Lightweight and easygoing, friendly and familiar on a sitcom-y level, I can’t imagine anyone actively disliking Larry Crowne, Tom Hanks’ first film as director since 1996’s That Thing You Do. It’s a disarmingly “nice” movie, and a pleasant-enough ride, but I’m not so sure that’s enough; while watching the film, I frequently found myself wondering where it was going, and if it was worth the wait.
Hanks stars as, yup, Larry Crowne, a likable and energetic manager at U-Mart who gets canned in the film’s first five minutes; corporate reasons are less than fully satisfying – something about Crowne reaching his maximum level in the company due to his lack of a college degree (huh?) – but it’s enough to set the plot into motion. Namely, Larry goes back to school to get that degree.
Larry enrolls in the local community college, which consists of two classes: Econ 1, taught by Dr. Matsutani (George Takei), and Speech 217, taught by Mercedes Tainot (Julia Roberts), who, unfortunately, seems to share a few characteristics with the Cameron Diaz character from Bad Teacher. No points for guessing which teacher Larry falls in love with.
The rest of Larry’s starting-over, picking-up-the-pieces, getting-back-on-your-feet process involves purchasing a scooter to save on gas, getting a part-time job as a short order cook in his friend’s restaurant, and trying to settle a mortgage he can’t hope to pay off. In the process, Larry becomes fast friends with Talia (Gugu Mbatha-Raw), who molds Larry’s fashion and initiates him into her scooter “gang”, which includes boyfriend Dell Gordo (Wilmer Valderrama).
With the possible exception of Robert’s Mercedes and her husband, played by Bryan Cranston, the characters are far too thinly sketched. There’s a good supporting cast here, which also includes Cedric the Entertainer, Taraji P. Henson, Holmes Osborne, and Pam Grier, but they all have much too little to do.
That includes Hanks’ Larry Crowne, which is a particularly bad sign when you consider that the movie is named after him. He’s a nice guy, sure. We like him. But he’s bland: there’s no inner turmoil, no problem that he must overcome. He has no arc. He’s exactly the same at the beginning as he is at the end, and while it’s nice enough to spend 90 minutes with him, one begins to wonder: what’s the point?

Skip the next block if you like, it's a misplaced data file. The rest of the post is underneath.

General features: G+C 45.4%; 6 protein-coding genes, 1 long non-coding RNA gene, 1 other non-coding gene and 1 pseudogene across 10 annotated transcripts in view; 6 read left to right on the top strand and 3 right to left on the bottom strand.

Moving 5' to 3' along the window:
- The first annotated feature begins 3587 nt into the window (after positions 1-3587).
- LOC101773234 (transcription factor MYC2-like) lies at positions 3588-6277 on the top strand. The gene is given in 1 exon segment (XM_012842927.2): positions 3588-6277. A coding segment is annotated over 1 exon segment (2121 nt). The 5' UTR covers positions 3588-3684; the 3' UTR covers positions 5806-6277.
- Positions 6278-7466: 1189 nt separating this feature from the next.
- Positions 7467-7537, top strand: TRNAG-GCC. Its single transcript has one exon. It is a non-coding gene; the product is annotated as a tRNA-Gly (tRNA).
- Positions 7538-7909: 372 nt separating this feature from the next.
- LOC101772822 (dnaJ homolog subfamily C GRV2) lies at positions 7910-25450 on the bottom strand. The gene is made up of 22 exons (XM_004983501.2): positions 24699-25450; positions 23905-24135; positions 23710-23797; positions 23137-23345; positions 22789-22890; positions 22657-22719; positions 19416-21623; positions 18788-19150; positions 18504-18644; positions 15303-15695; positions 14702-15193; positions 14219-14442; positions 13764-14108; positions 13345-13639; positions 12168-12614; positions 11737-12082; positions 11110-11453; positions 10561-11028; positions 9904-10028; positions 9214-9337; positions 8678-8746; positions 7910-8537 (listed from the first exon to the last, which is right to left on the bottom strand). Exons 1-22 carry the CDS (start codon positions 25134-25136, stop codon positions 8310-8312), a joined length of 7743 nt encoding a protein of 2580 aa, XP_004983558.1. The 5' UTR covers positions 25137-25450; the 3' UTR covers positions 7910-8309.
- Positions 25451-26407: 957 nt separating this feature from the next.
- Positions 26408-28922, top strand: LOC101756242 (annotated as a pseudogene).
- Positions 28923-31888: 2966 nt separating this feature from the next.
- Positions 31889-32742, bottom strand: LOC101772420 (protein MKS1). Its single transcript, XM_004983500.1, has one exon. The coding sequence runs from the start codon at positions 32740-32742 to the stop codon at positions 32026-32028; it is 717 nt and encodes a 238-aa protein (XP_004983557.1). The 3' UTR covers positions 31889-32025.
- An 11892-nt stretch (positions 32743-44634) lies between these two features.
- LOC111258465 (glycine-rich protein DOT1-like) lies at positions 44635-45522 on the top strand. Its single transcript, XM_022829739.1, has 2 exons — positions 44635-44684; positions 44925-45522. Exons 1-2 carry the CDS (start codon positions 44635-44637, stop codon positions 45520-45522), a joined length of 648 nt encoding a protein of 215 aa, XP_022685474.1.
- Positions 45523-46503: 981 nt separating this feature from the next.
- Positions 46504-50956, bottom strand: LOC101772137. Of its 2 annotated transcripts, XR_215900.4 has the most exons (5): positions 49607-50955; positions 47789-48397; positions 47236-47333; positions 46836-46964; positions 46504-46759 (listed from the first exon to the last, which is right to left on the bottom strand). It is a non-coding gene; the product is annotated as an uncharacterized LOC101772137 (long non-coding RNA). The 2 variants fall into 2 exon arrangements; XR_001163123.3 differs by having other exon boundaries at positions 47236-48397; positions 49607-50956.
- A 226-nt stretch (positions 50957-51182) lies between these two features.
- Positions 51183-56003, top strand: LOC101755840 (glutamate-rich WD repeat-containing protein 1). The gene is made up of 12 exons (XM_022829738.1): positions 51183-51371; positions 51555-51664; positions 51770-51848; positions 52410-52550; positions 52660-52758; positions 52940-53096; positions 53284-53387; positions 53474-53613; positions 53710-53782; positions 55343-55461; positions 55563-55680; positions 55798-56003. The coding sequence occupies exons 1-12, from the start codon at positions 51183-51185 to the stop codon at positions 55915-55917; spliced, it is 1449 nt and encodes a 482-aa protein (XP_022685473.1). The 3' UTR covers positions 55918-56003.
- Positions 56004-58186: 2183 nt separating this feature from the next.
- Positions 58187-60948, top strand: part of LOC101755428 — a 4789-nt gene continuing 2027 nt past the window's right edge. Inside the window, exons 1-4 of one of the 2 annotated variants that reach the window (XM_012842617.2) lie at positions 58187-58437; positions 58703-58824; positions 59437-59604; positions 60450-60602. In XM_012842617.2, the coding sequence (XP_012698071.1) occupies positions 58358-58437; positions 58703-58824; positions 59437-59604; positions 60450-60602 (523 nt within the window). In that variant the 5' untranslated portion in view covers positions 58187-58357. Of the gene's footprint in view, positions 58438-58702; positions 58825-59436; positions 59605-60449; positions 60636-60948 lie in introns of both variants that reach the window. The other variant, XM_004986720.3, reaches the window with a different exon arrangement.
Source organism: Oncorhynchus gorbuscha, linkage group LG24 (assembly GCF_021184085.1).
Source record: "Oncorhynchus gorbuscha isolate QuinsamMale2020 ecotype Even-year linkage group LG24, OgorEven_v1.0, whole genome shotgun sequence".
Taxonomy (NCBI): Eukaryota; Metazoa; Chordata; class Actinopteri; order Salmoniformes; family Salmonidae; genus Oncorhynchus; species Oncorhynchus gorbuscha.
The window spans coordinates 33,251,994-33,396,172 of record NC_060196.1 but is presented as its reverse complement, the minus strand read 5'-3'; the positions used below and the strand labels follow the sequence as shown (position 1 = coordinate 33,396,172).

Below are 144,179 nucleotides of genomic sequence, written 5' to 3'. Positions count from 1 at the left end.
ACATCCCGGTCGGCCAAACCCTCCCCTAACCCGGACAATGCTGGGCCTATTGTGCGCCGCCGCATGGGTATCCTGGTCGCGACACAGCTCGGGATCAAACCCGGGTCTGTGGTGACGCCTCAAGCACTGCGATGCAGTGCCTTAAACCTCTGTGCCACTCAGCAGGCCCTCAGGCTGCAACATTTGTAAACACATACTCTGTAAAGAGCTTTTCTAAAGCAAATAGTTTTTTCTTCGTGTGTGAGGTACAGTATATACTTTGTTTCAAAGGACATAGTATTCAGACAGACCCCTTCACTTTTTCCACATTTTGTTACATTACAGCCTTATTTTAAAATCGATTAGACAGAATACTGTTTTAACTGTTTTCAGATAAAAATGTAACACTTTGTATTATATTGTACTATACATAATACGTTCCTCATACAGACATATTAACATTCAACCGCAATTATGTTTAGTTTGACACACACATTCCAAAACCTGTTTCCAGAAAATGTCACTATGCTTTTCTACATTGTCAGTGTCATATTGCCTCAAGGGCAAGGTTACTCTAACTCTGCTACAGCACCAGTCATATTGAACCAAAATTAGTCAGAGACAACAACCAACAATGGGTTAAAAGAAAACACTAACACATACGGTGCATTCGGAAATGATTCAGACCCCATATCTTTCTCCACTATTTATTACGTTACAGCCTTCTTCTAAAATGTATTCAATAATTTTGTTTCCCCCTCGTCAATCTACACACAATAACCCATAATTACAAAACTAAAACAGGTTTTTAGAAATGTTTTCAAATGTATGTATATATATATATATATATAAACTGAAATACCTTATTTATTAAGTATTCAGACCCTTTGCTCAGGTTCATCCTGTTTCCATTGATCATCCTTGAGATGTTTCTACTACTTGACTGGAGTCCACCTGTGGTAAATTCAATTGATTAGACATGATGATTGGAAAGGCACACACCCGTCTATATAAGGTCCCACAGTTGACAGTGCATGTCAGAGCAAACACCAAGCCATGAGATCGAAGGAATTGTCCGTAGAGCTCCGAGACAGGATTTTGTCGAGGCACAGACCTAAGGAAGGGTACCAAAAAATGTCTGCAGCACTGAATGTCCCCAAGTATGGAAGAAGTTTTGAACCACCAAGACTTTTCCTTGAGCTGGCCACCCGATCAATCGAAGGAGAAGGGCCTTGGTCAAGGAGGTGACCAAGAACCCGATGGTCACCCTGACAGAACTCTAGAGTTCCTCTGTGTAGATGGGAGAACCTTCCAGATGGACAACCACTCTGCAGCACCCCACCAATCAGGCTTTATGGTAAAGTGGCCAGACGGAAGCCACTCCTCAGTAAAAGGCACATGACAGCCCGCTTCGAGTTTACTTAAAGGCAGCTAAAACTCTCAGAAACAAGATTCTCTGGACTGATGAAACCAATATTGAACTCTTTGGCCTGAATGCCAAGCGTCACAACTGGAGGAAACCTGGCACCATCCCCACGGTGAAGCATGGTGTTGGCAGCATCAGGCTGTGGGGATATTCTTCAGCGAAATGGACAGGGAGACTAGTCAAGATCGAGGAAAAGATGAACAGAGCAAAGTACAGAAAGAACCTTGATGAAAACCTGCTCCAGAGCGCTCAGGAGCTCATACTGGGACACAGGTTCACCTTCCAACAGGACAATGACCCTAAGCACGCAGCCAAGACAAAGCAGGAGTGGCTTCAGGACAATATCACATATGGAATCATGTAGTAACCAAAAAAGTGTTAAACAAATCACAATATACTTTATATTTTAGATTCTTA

The lack of story arc is epitomized by three speeches Larry must give for his Speech 217 class over the course of a semester: the first is about French Toast, the second interior design, the third George Bernard Shaw (or geography show).
Reaction shots from Mercedes and his classmates are supposed to show progression, but from our perspective, they’re all the same damn speech, with little-to-no change. Hanks and co-writer Nia Vardalos knew what they needed to show here, but they lacked the fire to effectively convey it.
Still, Larry Crowne is pretty tough to dislike. Inoffensive and harmless, it won’t seem like much a few days after you see it (that’s if you remember it at all), but I can think of far worse ways to spend 90 minutes.
A generally agreeable soundtrack makes good use of familiar tracks from Tom Petty (Runnin’ Down a Dream, Listen to Her, Walls), Electric Light Orchestra (Hold on Tight, Calling America), and others.